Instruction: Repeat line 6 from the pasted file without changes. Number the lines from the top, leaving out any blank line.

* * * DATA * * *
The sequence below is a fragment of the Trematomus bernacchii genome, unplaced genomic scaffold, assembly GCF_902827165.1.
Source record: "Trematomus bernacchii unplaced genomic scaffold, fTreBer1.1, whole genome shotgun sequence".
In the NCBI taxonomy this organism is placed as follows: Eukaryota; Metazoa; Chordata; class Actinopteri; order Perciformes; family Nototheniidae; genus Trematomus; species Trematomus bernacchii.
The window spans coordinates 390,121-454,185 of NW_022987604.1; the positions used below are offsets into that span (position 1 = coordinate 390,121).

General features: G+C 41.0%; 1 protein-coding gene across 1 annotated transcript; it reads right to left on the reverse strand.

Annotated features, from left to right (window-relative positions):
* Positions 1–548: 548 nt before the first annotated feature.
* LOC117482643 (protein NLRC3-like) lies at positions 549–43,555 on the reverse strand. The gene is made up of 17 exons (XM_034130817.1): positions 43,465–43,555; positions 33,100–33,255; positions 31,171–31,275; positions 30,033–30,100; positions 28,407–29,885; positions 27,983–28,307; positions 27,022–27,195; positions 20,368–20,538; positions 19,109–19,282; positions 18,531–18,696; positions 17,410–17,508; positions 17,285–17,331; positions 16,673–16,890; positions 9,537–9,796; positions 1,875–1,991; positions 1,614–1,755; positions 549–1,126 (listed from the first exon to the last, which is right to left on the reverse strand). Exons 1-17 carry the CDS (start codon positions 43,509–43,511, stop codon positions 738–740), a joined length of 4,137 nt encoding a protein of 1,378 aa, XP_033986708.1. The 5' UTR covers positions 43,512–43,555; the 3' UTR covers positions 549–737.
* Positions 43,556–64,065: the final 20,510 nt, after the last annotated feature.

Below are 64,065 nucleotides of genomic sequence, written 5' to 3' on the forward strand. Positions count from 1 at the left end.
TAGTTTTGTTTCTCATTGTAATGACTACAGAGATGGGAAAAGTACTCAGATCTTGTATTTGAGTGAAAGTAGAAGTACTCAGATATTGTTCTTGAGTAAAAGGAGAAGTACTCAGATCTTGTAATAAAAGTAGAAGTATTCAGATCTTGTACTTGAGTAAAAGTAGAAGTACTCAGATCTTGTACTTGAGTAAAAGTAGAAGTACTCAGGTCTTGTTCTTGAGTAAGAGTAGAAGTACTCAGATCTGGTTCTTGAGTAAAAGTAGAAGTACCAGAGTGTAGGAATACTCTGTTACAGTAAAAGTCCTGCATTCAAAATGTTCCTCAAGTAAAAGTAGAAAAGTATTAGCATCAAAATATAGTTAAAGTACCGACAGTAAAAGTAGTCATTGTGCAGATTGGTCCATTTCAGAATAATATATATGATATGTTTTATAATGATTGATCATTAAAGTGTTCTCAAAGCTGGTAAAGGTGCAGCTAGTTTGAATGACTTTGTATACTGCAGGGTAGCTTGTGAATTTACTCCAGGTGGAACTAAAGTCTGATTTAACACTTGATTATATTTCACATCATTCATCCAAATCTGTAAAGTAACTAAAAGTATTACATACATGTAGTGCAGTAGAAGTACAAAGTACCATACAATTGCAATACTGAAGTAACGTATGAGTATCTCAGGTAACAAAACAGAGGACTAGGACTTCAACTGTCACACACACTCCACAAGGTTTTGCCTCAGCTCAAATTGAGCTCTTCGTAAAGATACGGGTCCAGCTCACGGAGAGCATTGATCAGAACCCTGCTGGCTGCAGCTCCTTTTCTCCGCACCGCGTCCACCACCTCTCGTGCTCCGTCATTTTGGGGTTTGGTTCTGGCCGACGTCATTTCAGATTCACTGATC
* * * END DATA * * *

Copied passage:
Annotated features, from left to right (window-relative positions):